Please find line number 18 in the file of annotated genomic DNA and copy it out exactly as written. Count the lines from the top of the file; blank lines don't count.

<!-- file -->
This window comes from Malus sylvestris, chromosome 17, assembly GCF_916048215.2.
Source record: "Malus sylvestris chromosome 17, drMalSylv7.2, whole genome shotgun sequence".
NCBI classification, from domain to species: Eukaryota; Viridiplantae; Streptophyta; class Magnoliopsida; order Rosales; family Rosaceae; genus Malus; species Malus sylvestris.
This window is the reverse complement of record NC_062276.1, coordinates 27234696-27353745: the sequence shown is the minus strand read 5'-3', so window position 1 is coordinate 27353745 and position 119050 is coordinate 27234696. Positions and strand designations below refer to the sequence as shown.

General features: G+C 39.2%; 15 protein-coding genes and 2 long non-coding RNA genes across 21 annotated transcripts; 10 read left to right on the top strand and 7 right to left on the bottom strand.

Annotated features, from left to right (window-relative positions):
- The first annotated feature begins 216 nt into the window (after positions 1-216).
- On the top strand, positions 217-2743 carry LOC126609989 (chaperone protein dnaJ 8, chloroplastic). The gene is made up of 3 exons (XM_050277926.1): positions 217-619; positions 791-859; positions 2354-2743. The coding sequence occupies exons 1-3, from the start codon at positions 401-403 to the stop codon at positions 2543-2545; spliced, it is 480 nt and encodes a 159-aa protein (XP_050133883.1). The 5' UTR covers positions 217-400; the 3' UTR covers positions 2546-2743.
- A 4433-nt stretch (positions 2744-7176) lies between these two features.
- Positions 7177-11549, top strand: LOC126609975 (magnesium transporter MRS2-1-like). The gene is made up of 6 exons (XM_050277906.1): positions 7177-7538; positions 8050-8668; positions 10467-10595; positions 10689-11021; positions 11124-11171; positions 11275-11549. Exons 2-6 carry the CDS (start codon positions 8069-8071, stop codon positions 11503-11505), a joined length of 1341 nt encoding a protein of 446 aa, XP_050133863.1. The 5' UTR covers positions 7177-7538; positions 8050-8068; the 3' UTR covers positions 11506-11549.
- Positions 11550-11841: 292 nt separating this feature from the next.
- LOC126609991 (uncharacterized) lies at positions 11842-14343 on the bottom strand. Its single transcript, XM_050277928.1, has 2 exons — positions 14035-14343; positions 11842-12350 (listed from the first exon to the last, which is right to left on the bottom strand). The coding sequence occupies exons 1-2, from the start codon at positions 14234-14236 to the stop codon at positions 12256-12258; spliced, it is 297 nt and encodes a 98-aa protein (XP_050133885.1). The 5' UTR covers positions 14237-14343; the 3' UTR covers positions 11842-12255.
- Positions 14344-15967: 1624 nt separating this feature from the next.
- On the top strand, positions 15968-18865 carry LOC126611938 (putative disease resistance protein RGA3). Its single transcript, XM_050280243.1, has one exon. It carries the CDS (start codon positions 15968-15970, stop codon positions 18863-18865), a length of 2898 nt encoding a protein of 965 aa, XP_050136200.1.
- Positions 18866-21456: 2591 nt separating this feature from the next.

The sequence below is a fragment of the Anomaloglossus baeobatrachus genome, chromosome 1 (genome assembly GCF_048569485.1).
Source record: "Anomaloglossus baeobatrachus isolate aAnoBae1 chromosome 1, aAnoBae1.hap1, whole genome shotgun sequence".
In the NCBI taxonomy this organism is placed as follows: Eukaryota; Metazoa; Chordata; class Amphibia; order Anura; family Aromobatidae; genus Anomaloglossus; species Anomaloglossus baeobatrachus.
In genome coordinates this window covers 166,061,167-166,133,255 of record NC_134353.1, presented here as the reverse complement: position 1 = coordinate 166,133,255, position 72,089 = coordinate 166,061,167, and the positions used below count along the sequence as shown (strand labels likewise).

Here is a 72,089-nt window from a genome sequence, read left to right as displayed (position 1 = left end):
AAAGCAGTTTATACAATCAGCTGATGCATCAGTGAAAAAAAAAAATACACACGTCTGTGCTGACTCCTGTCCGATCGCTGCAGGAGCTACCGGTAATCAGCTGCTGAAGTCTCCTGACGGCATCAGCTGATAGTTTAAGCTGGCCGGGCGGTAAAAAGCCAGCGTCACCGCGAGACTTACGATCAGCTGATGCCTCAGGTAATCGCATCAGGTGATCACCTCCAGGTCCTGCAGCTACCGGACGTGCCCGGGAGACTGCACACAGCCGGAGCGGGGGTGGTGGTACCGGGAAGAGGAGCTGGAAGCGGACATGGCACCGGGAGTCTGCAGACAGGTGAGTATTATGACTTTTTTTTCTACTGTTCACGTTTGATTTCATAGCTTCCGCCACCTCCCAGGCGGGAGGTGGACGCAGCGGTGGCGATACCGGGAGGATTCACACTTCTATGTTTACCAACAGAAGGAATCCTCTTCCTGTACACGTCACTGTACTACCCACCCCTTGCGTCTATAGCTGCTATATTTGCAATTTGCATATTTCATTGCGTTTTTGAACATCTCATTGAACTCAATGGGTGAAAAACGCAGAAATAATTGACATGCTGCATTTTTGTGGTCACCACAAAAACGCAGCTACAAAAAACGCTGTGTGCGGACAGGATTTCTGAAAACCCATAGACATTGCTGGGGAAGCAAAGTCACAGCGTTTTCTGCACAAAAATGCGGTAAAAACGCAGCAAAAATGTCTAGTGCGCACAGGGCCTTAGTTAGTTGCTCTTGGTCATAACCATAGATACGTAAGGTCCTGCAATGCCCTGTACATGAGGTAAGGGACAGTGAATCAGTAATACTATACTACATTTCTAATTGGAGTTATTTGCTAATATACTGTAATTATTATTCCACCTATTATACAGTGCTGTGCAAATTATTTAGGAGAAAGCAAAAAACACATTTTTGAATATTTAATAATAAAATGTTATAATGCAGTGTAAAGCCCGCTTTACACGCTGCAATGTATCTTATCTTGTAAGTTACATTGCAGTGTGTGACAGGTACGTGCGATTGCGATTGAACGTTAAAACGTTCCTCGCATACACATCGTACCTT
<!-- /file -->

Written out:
In the NCBI taxonomy this organism is placed as follows: Eukaryota; Metazoa; Chordata; class Amphibia; order Anura; family Aromobatidae; genus Anomaloglossus; species Anomaloglossus baeobatrachus.